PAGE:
Momma moose leapt over the beaver dam and landed right on top
of my tube. To her surprise as she landed on it, it flew into
the air and landed on her head. She thrashed and trampled that
tube till it was deflated and stuck in the mud. This diversion
gave me time to swim out to the main current of the river and
make it safely back to the picnic area. Shaken, stirred and
scared spit-less, I ran to the car and locked myself in.
Grandpa didn't believe my story and was upset I lost his
fly rod. I thought I was lucky just to be alive. It took
a couple of days before I could muster the courage to venture
back with Grandpa and his 30-30 to retrieve the fly rod. After
he pulled the tube from the mud he finally believed me.
Now, these things are just memories. The ranch is now gone
and turned into cabins and forest ranger homes. Grandma and
grandpa retired a few years later and bought cabin across
the street from the Henery's Lake Fish Hatchery. I miss
having the horses and the limitless access to open country.
I miss getting in trouble and finding ways out of it. Fishing
and the adventure in trying to catch the big one has made me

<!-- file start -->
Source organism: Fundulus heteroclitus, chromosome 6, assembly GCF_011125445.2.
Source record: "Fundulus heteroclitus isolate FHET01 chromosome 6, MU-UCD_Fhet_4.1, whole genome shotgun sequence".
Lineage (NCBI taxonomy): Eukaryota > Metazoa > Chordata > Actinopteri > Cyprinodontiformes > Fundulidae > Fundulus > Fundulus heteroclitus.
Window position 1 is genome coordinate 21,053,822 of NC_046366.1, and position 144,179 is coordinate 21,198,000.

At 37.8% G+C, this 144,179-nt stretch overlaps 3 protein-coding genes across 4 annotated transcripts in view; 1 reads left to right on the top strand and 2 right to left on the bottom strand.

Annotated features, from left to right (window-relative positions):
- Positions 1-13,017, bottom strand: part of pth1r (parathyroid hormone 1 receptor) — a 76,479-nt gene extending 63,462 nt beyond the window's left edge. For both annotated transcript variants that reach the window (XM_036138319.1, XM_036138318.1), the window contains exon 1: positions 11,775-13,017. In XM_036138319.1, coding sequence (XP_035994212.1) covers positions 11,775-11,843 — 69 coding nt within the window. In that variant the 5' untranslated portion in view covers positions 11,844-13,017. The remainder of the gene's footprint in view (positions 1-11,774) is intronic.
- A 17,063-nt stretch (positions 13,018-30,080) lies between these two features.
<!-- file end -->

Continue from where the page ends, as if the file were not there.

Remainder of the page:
the happy man I am today. I hope that even-though the ranch
is gone my boy will be able to find his own adventures like
I did. So far he does pretty good without any encouragement
from me. My wife complains of bugs and creepy crawlies being
brought into the house and how he has to keep a cup of worms
in the fridge for his next outing with Dad.
I keep telling my wife that if she lets me buy him a cane
rod I can put a stop to the worms. That will be a tough sell
since I just got a new 3 weight Sage.
I feel like a little bit of a failure as a father for living
in the Salt Lake City suburbs working a 9 to 5 and not back
on the ranch. The truth of the matter is that I don't fish
enough. But I do look forward to hearing the fish stories
from my boy as we brave the wilderness in search of the
Best of Luck to all of you. Remember it not the "Big One"
but the story that goes behind it, that we all chase. ~ Paul D. Greenwood